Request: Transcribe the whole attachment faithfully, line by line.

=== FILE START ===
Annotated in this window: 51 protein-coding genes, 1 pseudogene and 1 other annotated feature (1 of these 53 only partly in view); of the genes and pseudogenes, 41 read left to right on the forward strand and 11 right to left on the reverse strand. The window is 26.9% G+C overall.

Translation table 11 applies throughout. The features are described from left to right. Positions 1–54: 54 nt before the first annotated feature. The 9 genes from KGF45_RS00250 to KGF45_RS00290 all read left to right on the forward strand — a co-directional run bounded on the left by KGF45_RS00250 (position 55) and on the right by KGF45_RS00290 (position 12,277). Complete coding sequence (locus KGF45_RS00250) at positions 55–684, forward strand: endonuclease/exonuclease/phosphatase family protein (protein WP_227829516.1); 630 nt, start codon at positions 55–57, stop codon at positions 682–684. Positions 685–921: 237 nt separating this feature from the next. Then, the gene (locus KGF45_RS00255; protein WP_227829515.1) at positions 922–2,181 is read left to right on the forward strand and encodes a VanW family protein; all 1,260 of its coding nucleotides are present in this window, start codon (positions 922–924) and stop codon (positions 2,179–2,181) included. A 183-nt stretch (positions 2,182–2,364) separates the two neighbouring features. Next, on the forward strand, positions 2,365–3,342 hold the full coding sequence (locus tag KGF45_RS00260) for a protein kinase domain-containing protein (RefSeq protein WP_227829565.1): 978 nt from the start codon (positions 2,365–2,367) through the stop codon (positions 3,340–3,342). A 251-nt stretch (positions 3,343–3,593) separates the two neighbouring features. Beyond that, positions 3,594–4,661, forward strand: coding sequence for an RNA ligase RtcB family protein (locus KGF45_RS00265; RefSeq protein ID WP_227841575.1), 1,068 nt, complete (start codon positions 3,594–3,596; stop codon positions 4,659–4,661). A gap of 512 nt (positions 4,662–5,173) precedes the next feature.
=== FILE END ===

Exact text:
Annotated in this window: 51 protein-coding genes, 1 pseudogene and 1 other annotated feature (1 of these 53 only partly in view); of the genes and pseudogenes, 41 read left to right on the forward strand and 11 right to left on the reverse strand. The window is 26.9% G+C overall.

Translation table 11 applies throughout. The features are described from left to right. Positions 1–54: 54 nt before the first annotated feature. The 9 genes from KGF45_RS00250 to KGF45_RS00290 all read left to right on the forward strand — a co-directional run bounded on the left by KGF45_RS00250 (position 55) and on the right by KGF45_RS00290 (position 12,277). Complete coding sequence (locus KGF45_RS00250) at positions 55–684, forward strand: endonuclease/exonuclease/phosphatase family protein (protein WP_227829516.1); 630 nt, start codon at positions 55–57, stop codon at positions 682–684. Positions 685–921: 237 nt separating this feature from the next. Then, the gene (locus KGF45_RS00255; protein WP_227829515.1) at positions 922–2,181 is read left to right on the forward strand and encodes a VanW family protein; all 1,260 of its coding nucleotides are present in this window, start codon (positions 922–924) and stop codon (positions 2,179–2,181) included. A 183-nt stretch (positions 2,182–2,364) separates the two neighbouring features. Next, on the forward strand, positions 2,365–3,342 hold the full coding sequence (locus tag KGF45_RS00260) for a protein kinase domain-containing protein (RefSeq protein WP_227829565.1): 978 nt from the start codon (positions 2,365–2,367) through the stop codon (positions 3,340–3,342). A 251-nt stretch (positions 3,343–3,593) separates the two neighbouring features. Beyond that, positions 3,594–4,661, forward strand: coding sequence for an RNA ligase RtcB family protein (locus KGF45_RS00265; RefSeq protein ID WP_227841575.1), 1,068 nt, complete (start codon positions 3,594–3,596; stop codon positions 4,659–4,661). A gap of 512 nt (positions 4,662–5,173) precedes the next feature.